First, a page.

Speaking of the main quest, games that use the campaign structure of the title for gameplay progression is the other option; while it is simpler to implement, it still requires a careful hand in terms of balance.

Growing in Power:

A campaign structure to gameplay progression simply means that the player will unlock new abilities or moves naturally as the game goes on; growing in power and changing how the game is played. Obviously, Metroidvania-styled games are a great example of this as well as Zelda, but we can also use titles like the Batman Arkham series with required upgrades and even multiplayer progression models such as in Call of Duty.

Games that have their upgrades as a direct part of the gameplay are free to make them as game changing as they want, because every player is going to get themThe key point is that progression of this kind occurs through playing the game and is not optional; whereas the side quest system lets the player decide what they will and won’t go after.

The big advantage from the design side is that the developer knows exactly the power level and set of skills the player has access to at any given point; allowing them to better balance and fine-tune the experience around it.

Because these upgrades are required and every player is going to get them, you can come up with powerful and game changing upgrades that anyone who plays the game is going to see and use. This also feeds into the level design; giving the designer options on how to expand and grow the game with new mechanics and situations to make use of the new upgrades.

Since these upgrades are going to be hardcoded into the game’s structure, it’s harder to mess them up compared to side-quest progression, but there are a few points we can talk about.

Stunted Growth:

Campaign progression is a big deal and you as the designer need to keep the player engaged; every upgrade has to change the game and make sure that the player is invested in continuing to play. While side quest systems let you get away with upgrades like, “Plus five fire damage,” campaign progression means that the game needs to change with their appearance.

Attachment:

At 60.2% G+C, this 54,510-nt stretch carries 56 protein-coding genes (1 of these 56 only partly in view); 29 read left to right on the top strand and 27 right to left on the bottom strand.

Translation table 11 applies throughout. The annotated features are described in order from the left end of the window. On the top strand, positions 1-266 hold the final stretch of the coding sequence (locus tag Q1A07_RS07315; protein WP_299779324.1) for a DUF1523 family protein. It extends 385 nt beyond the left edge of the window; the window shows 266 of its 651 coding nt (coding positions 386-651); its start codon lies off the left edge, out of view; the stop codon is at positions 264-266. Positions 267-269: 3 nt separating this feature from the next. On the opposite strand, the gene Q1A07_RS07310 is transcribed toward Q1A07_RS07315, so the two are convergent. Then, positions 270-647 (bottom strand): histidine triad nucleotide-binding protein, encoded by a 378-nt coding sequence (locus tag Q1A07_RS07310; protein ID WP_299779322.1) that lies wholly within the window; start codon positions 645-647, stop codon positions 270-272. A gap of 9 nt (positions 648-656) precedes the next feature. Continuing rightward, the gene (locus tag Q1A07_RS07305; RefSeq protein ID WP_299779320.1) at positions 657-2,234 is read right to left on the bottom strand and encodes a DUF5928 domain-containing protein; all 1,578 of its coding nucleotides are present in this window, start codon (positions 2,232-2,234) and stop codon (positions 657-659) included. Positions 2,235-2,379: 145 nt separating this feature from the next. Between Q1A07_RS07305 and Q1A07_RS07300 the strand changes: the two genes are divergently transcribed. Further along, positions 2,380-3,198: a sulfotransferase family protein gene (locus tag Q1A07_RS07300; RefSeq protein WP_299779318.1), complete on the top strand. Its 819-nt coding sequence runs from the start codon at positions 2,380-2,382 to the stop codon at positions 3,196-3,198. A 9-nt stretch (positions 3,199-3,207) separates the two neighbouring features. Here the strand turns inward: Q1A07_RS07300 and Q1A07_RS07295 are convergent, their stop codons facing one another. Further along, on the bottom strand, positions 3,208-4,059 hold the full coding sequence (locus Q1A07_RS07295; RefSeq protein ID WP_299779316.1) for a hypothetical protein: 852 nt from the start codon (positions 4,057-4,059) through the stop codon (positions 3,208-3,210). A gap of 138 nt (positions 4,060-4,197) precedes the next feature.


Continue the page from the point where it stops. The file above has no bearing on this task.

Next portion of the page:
Similar to a post I made awhile ago on hard choices in storytelling, every campaign progression upgrade creates a permutation in the design; requiring the designer to alter the game from that point on. A big problem found in lesser Metroidvania-styled games is where upgrades are simply used as keys to unlock new areas; not changing how the game works.

Poor campaign-styled progression is also when the mechanic has such a limited use that the player will hardly ever use it, such as an item that only works at select points on the map and nowhere else.

There is also such a thing as too much campaign progression; where the player is given so many tools that it becomes a burden to go through them all and the levels aren’t able to be built around all of them at once.

One way to get around that is to structure a level in terms of sections, with each section making use of different items or abilities and go through the entire pool that way; see the final dungeons in the Zelda series as an example.

The basic tip in terms of campaign progression is to figure out the extent of which you want to introduce new mechanics and progression over the course of the game, and then lock that foundation and balance your game around it. Be careful about coming up with new mechanics late into development, when it may be too late to go back to properly balance the game and integrate into the remaining sections.

Creating the Tools:

Gameplay progression has been a big part of modern game design and allowing the designer to grow and change the game as time goes on. Taking this back to the post on short and long-term progression, it’s important to properly pace out the introduction of new mechanics. New mechanics should be introduced at a quick enough pace so that the player doesn’t get bored with the game, but not so fast that they didn’t have time to learn the previous mechanic.

I think we’ve covered all the major points of game progression at this point, but if I missed anything, leave a comment and I can start thinking about a part 3 for these posts.( source:Gamasutra